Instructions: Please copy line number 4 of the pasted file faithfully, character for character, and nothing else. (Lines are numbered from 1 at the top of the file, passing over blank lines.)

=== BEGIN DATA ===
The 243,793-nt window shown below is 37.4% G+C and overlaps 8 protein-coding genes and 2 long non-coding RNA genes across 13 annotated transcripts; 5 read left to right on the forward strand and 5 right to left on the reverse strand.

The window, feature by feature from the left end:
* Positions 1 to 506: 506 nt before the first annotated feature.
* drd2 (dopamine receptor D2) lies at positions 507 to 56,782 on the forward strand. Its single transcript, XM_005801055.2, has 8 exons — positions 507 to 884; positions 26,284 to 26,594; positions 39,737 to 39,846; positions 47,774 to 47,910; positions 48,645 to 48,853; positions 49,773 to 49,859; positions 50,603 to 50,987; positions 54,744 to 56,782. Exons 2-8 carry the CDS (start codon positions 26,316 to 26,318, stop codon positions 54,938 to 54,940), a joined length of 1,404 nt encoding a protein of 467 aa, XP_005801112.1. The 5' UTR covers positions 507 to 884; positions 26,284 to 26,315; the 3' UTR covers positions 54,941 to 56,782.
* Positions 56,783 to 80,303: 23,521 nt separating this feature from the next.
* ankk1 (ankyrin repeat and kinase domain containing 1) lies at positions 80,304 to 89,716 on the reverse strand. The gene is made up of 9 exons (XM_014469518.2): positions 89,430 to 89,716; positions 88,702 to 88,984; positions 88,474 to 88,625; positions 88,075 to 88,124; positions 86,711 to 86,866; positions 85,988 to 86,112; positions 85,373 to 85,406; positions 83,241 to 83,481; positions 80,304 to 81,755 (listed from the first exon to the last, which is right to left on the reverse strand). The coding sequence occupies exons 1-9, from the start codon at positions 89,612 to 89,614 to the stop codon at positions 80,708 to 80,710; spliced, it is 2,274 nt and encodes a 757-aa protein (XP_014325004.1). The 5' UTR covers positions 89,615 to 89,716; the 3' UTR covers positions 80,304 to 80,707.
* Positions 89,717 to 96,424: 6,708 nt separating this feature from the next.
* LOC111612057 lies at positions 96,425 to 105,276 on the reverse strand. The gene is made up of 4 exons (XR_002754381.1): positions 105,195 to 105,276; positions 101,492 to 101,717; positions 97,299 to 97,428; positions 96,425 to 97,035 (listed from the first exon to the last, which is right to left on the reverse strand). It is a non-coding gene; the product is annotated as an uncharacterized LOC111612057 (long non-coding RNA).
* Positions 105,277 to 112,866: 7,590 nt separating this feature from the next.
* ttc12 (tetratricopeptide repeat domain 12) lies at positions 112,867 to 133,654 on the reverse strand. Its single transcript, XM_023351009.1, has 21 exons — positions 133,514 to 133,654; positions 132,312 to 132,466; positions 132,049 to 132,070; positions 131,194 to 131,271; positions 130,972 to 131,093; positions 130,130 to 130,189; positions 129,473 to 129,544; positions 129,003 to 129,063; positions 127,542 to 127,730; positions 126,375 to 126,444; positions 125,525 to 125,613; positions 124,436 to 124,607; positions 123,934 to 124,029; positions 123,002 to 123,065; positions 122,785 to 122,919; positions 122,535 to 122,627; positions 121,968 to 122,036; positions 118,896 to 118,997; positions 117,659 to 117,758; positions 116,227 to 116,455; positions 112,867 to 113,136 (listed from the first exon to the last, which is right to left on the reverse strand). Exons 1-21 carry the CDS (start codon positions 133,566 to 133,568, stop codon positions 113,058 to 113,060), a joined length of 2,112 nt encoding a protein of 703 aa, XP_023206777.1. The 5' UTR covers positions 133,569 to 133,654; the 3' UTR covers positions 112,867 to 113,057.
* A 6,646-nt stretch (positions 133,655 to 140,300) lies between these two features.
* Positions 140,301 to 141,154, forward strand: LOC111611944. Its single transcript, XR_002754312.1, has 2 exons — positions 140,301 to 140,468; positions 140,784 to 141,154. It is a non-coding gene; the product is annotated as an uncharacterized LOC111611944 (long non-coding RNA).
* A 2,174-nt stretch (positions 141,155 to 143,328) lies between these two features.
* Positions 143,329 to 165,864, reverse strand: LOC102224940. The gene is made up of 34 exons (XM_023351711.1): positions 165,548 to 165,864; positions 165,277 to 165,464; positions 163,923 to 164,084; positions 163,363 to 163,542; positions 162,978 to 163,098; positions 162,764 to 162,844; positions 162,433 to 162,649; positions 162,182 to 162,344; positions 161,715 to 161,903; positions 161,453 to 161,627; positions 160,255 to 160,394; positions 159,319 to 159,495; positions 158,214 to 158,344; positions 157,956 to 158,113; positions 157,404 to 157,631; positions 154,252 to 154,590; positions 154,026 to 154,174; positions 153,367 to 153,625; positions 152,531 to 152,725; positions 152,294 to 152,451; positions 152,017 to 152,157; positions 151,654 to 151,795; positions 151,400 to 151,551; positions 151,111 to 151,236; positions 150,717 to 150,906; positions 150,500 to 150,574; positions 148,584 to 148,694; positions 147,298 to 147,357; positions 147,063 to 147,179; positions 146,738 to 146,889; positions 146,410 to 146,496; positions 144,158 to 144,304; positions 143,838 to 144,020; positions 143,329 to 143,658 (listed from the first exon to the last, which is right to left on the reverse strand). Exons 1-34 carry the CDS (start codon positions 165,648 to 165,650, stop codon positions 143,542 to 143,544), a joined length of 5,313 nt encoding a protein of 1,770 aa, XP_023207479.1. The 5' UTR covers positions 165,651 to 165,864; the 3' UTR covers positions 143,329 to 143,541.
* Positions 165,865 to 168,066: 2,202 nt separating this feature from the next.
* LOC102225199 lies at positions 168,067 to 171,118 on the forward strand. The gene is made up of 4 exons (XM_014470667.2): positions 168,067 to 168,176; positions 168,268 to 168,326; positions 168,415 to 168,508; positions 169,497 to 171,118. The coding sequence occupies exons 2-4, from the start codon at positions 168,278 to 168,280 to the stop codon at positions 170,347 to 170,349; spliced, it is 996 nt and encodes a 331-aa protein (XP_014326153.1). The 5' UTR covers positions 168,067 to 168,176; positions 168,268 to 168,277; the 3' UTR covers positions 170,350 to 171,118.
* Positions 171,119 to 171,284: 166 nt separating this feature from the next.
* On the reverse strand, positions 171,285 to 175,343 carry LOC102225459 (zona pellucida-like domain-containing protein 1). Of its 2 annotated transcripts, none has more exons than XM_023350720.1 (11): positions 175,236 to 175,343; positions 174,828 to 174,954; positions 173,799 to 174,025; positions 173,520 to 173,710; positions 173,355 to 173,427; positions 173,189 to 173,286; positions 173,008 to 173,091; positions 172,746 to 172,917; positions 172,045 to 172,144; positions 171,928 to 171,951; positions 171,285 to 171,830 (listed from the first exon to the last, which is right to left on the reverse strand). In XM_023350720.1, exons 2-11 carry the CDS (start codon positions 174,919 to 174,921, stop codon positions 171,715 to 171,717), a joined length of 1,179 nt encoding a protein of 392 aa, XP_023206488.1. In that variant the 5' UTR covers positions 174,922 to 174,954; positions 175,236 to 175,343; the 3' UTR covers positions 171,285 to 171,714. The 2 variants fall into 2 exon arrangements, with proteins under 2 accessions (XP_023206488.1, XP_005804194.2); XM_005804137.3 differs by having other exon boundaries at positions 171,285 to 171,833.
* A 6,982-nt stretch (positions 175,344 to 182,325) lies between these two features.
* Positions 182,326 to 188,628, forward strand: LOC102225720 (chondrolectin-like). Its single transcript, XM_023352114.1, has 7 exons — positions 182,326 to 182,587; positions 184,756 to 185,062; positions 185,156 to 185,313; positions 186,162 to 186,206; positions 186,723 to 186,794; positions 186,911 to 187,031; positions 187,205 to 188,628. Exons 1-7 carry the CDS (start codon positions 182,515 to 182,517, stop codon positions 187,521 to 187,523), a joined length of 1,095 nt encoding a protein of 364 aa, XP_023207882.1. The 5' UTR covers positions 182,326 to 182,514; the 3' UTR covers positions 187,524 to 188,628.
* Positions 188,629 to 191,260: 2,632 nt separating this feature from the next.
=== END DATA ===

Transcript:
* drd2 (dopamine receptor D2) lies at positions 507 to 56,782 on the forward strand. Its single transcript, XM_005801055.2, has 8 exons — positions 507 to 884; positions 26,284 to 26,594; positions 39,737 to 39,846; positions 47,774 to 47,910; positions 48,645 to 48,853; positions 49,773 to 49,859; positions 50,603 to 50,987; positions 54,744 to 56,782. Exons 2-8 carry the CDS (start codon positions 26,316 to 26,318, stop codon positions 54,938 to 54,940), a joined length of 1,404 nt encoding a protein of 467 aa, XP_005801112.1. The 5' UTR covers positions 507 to 884; positions 26,284 to 26,315; the 3' UTR covers positions 54,941 to 56,782.